“I knew Dr. Vanzant had at one time been a pastor. I got up the courage to ask him why he had left the ministry,” Taylor says.

“He placed his hands on his desk and said, ‘I never left the ministry; God just changed the shape of my pulpit.’

“That was the moment I began to understand that your vocational calling is that place where God calls you to be His presence in the world. Whether in vocational ministry, for-profit ministry, not-for-profit ministry . . . God gets to decide the shape of the pulpit.”

Saying “Yes!”

When the first female president of Vanguard University is asked what advice she now gives to other aspiring young people, especially women, her answer is in keeping with her philosophy.

“Let your career pursue you,” Taylor says.

“As women, our paths are diverse and unique. If you had told me when I was a student at Evangel that I was going to be president of a university someday, I could not have even imagined it. I am convinced that if we live each day of our lives in obedience to Him, everything else takes care of itself. If we really believe that the One who created us knows where our deepest desires and passions lie, He will lead us to places where we get to discover that in profound ways. Our job is to say yes.”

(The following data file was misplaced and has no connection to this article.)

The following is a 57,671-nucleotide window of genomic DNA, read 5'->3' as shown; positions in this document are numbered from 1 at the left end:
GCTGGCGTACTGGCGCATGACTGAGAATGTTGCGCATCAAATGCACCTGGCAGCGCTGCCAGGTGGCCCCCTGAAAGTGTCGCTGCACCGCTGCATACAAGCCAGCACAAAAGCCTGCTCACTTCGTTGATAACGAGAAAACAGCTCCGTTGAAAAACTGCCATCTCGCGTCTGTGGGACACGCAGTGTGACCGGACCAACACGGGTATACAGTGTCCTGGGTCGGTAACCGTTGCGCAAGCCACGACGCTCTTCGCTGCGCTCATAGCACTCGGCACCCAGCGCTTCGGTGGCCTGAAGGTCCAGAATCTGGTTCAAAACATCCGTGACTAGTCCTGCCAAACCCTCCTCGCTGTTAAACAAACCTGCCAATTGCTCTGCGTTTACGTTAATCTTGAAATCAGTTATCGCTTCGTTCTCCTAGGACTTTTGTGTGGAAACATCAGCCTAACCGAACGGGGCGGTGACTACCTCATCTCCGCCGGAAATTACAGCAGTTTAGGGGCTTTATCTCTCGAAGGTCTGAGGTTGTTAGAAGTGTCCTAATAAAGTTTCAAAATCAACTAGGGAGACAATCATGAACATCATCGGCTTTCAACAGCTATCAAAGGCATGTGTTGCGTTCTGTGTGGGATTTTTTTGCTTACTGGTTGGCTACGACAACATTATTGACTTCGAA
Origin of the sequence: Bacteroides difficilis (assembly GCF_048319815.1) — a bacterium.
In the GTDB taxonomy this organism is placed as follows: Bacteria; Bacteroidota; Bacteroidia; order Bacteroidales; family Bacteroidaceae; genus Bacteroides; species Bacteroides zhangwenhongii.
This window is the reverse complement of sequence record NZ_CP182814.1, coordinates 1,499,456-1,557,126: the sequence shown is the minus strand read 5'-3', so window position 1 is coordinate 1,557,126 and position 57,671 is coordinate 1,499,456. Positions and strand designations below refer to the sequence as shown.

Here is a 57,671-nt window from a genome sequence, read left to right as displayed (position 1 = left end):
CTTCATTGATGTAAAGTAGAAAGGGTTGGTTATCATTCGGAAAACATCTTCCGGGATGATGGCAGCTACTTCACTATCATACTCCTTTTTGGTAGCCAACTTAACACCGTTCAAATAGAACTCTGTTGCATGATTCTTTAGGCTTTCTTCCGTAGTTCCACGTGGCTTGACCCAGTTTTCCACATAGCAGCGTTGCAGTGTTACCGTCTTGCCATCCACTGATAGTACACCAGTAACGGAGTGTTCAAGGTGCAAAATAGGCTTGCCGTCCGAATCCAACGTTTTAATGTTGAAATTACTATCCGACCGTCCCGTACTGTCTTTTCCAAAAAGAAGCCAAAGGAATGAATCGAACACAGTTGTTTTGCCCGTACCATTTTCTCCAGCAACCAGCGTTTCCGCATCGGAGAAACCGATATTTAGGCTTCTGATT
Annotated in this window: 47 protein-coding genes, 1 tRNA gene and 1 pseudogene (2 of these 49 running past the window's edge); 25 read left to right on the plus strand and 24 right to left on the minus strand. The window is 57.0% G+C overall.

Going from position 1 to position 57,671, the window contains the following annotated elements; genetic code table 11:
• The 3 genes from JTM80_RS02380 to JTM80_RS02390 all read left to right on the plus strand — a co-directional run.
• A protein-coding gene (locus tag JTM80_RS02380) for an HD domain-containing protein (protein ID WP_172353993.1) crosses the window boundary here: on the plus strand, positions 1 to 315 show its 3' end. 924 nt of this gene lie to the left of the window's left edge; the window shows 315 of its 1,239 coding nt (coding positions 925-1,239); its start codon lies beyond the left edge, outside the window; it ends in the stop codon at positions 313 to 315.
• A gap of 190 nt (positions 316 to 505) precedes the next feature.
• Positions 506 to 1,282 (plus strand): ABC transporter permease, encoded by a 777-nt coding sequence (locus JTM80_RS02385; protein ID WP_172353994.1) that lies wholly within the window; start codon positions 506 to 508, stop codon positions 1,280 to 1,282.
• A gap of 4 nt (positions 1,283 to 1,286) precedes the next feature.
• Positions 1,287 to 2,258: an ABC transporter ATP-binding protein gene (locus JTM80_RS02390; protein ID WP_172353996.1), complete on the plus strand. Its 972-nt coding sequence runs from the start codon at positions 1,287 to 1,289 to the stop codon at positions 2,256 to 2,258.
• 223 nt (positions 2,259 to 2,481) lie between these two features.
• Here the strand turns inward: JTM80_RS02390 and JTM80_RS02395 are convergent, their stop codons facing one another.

This is how her own career evolved, without a planned progression into leadership.

“I was simply given the opportunity to do things,” she says. “It wasn’t a sudden a-ha moment. It was a natural transition into leadership. I remember when I first went to ETS, I thought someone would come to my door and say, ‘I don’t know what we were thinking, hiring you!’ But they never did, and I was given wonderful opportunities to lead large projects and programs.”

“It was later, as I began reading and thinking more intentionally about leadership, that one day it dawned on me, ‘Wow, this is what I’m meant to do.’”

Hard places

God’s leading hasn’t always been easy, but He has always been faithful and worthy of trust.

“I will never forget the day I was standing in an emergency meeting of the executive presbyters and executive committee of the board at Vanguard,” she says. “They turned to me and said, ‘Carol, would you be the acting president?’”

“In that moment, there was a deep, quiet voice that said, ‘What if this is why you came?’

“I was asked to take leadership during a difficult time for Vanguard University,” Taylor says. “Only 15 months later, their accrediting commission declared that the university had made ‘phenomenal progress’ and ‘a significant institutional turnaround.’”

During this time, Taylor learned about her own strength and resiliency. Most of all, she learned once more to lean on God.